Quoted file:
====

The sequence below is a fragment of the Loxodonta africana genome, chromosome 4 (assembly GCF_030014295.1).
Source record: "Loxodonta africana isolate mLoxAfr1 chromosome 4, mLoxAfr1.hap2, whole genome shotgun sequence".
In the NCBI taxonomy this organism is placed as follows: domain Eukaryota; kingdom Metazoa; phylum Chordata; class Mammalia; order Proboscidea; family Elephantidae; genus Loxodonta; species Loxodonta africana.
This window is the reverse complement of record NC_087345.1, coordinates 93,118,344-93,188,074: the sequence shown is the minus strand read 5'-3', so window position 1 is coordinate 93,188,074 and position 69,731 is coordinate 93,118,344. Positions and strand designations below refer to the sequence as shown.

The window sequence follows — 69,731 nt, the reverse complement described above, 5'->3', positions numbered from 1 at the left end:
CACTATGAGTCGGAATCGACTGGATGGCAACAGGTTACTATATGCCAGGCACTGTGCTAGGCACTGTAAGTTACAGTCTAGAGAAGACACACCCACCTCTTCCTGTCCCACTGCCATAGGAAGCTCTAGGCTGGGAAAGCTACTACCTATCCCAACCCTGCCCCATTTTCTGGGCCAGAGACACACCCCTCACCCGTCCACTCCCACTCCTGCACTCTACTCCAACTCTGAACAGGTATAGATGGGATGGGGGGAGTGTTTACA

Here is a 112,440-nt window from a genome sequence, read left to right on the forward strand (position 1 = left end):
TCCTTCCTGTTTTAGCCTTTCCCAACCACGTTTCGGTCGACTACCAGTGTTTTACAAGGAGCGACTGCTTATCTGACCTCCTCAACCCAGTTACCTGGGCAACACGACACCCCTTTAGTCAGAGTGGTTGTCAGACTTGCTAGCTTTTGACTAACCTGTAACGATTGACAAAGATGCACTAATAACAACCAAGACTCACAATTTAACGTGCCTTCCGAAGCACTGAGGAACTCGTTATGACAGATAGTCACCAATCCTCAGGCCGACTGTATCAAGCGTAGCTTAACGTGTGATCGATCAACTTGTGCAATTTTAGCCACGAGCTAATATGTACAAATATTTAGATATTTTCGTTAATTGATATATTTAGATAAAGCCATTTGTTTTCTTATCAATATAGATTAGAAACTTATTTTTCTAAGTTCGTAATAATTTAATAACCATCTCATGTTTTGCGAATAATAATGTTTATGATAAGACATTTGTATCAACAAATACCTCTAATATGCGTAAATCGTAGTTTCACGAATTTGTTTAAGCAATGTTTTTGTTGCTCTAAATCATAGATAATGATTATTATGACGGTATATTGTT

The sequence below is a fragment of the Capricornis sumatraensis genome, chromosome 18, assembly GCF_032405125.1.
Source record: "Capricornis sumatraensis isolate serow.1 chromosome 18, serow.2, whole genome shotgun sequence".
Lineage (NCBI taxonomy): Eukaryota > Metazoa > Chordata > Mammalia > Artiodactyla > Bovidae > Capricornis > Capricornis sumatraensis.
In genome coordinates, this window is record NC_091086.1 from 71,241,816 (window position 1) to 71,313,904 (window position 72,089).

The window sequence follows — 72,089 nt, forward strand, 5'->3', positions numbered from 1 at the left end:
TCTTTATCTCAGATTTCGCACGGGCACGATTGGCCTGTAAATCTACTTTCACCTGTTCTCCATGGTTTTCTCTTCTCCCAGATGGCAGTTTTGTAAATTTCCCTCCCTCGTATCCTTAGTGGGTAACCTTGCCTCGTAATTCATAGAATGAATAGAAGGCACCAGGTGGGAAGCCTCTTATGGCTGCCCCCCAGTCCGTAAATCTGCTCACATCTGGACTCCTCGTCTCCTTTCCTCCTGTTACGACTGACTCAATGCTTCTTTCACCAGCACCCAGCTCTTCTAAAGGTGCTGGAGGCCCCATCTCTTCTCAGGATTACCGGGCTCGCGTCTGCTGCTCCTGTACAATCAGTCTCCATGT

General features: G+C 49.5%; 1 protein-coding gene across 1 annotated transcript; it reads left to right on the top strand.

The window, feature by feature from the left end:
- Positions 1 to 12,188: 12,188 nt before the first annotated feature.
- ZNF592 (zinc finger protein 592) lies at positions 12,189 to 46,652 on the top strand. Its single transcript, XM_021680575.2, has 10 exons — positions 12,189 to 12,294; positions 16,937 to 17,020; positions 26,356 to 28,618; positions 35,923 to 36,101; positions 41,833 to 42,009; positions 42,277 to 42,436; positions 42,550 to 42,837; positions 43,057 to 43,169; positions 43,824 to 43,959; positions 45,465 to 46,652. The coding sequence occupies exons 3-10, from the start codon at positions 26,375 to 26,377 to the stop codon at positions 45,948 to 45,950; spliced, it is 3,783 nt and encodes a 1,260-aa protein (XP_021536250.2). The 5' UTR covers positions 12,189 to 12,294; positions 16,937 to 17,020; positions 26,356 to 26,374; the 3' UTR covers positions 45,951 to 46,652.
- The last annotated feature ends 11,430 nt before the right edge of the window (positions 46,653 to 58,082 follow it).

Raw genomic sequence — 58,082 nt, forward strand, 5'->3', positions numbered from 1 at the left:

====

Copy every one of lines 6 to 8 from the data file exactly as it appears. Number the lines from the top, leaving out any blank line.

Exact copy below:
CACTATGAGTCGGAATCGACTGGATGGCAACAGGTTACTATATGCCAGGCACTGTGCTAGGCACTGTAAGTTACAGTCTAGAGAAGACACACCCACCTCTTCCTGTCCCACTGCCATAGGAAGCTCTAGGCTGGGAAAGCTACTACCTATCCCAACCCTGCCCCATTTTCTGGGCCAGAGACACACCCCTCACCCGTCCACTCCCACTCCTGCACTCTACTCCAACTCTGAACAGGTATAGATGGGATGGGGGGAGTGTTTACA

Here is a 112,440-nt window from a genome sequence, read left to right on the forward strand (position 1 = left end):
TCCTTCCTGTTTTAGCCTTTCCCAACCACGTTTCGGTCGACTACCAGTGTTTTACAAGGAGCGACTGCTTATCTGACCTCCTCAACCCAGTTACCTGGGCAACACGACACCCCTTTAGTCAGAGTGGTTGTCAGACTTGCTAGCTTTTGACTAACCTGTAACGATTGACAAAGATGCACTAATAACAACCAAGACTCACAATTTAACGTGCCTTCCGAAGCACTGAGGAACTCGTTATGACAGATAGTCACCAATCCTCAGGCCGACTGTATCAAGCGTAGCTTAACGTGTGATCGATCAACTTGTGCAATTTTAGCCACGAGCTAATATGTACAAATATTTAGATATTTTCGTTAATTGATATATTTAGATAAAGCCATTTGTTTTCTTATCAATATAGATTAGAAACTTATTTTTCTAAGTTCGTAATAATTTAATAACCATCTCATGTTTTGCGAATAATAATGTTTATGATAAGACATTTGTATCAACAAATACCTCTAATATGCGTAAATCGTAGTTTCACGAATTTGTTTAAGCAATGTTTTTGTTGCTCTAAATCATAGATAATGATTATTATGACGGTATATTGTT